Americans now face the consequences of this neglect. The national debt held by the public is three-quarters the size of the nation’s GDP and is growing rapidly. The Congressional Budget Office estimates that without fiscal restraint, public debt could exceed 150 percent of GDP in 30 years, when today’s school-aged children are in their prime working years. That is far from the end of the entitlement programs’ massive growth and costs. Medicare and Social Security face about $50 trillion in long-term unfunded obligations, adding steadily to the public debt as Congress borrows growing sums each year to pay promised benefits.

Since 2010, Social Security has taken in less money from payroll tax revenues and the taxation of benefits than it pays out in benefits, generating cash-flow deficits. Social Security’s estimated 2016 cash-flow deficit was $73 billion. That $73 billion deficit requires $73 billion in new public debt because, although the OASI and DI trust funds are not yet insolvent, there is no real money sitting in them—just a bunch of IOUs. Thus, when the Social Security Administration pays out benefits that exceed its payroll tax collections, the government converts those trust fund IOUs to new public debt. Over the next 10 years, Social Security’s cash-flow deficits will amount to $1.1 trillion, according to the Trustees’ intermediate assumptions. Without reforms, Social Security’s combined trust funds would be depleted by 2034, threatening program recipients with indiscriminate benefit cuts or payment delays.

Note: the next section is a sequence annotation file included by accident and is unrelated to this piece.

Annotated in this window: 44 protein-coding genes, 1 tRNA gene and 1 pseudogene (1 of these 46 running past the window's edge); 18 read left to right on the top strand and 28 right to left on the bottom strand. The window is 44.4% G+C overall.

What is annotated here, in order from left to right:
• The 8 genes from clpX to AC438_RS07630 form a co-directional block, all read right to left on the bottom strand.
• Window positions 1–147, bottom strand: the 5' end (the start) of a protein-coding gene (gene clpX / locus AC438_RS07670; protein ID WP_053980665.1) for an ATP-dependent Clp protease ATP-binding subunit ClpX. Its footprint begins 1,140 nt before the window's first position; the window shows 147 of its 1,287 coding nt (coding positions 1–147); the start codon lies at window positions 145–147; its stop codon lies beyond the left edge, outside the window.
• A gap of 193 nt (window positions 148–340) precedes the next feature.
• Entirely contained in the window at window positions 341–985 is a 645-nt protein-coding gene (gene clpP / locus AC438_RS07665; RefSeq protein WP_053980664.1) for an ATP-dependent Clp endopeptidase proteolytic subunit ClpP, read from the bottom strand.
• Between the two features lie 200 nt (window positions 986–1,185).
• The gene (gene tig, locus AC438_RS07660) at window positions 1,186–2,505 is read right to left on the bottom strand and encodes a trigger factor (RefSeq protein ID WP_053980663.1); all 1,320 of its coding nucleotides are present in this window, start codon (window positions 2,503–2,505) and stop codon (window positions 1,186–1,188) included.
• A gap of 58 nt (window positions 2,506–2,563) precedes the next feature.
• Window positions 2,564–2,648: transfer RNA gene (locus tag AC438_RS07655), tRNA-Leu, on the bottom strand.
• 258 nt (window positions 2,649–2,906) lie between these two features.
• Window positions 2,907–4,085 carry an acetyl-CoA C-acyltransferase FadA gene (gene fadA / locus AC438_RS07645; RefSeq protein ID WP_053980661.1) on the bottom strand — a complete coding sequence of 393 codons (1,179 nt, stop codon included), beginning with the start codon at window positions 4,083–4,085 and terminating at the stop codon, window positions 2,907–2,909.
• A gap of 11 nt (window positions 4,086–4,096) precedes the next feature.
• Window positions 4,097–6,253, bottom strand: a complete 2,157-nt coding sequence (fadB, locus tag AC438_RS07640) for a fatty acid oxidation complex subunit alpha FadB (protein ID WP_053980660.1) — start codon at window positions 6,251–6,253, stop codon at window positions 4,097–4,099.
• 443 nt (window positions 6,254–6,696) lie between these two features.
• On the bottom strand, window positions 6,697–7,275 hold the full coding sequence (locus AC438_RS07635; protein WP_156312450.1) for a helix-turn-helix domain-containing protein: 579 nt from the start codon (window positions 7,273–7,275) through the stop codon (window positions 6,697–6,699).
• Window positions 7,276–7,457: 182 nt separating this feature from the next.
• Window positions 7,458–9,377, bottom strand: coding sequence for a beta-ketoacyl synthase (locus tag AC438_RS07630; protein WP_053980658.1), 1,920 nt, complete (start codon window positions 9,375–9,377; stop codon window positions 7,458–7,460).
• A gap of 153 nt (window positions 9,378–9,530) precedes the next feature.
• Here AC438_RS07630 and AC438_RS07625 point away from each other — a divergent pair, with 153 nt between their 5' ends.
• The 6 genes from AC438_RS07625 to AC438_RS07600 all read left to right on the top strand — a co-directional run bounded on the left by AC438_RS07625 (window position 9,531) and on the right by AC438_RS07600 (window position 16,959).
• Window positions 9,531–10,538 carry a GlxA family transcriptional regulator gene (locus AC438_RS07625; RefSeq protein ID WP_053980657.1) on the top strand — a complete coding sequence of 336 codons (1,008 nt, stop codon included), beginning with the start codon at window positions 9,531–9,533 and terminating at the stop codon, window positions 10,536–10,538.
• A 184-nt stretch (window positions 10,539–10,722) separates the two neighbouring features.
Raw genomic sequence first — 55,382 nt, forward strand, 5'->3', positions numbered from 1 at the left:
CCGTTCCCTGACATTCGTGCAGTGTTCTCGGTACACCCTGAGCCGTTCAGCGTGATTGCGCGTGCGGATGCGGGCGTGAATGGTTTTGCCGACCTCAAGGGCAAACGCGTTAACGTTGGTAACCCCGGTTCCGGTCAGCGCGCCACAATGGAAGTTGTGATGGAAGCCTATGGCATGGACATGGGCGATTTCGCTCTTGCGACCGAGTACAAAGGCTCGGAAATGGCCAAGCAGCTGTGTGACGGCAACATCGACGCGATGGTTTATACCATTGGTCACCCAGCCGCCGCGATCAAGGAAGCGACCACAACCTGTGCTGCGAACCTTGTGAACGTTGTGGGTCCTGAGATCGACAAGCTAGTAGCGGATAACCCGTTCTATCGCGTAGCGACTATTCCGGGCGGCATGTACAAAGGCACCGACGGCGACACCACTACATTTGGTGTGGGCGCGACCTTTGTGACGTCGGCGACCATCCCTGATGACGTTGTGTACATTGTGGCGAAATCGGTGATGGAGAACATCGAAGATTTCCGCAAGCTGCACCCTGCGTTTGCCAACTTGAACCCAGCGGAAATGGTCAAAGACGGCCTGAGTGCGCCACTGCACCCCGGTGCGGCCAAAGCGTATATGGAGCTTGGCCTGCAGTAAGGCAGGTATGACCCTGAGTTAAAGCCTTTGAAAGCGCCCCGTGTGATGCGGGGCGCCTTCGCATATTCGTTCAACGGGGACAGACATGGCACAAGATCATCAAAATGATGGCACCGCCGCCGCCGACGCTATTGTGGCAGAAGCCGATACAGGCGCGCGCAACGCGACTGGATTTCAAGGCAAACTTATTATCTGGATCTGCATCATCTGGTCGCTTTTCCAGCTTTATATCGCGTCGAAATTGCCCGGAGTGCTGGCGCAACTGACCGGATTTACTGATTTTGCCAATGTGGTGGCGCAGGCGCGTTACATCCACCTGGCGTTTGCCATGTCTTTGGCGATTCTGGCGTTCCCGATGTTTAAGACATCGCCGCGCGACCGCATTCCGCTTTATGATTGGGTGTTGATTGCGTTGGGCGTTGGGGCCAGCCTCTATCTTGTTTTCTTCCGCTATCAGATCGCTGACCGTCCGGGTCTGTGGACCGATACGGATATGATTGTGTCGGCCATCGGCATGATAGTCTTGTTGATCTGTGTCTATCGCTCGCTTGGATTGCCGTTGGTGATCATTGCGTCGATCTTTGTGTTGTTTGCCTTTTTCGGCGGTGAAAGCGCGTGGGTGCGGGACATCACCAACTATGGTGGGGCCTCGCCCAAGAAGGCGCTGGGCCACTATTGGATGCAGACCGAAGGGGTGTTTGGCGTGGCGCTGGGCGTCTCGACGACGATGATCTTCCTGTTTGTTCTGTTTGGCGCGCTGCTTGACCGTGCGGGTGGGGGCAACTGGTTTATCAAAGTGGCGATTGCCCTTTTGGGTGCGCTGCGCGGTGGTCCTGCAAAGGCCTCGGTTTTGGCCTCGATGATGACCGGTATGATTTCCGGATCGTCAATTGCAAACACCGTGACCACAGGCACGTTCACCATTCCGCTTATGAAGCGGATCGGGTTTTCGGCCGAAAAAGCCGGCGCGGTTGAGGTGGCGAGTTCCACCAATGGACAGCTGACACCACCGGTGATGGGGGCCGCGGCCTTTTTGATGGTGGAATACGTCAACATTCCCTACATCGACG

Old Age and Survivor Insurance 

Demographic changes directly affect Social Security’s solvency. Social Security is a pay-as-you-go system that relies on current workers’ payroll taxes to fund current retirees’ benefits. The number of workers to retirees is a critical ratio in financing Social Security benefits. This ratio is referred to as the worker-to-beneficiary ratio.

Over the past few decades, the worker-to-beneficiary ratio has dropped drastically from 42 workers for every one beneficiary in 1945, to 5.1 in 1960, to 3.4 in 2000, to 2.8 in 2015. Projections forecast that the worker-to-beneficiary ratio will continue to decline to 2.3 by 2030. This ratio has been declining rapidly due to the aging and retirement of the baby boomers and the decline in births following the baby boom.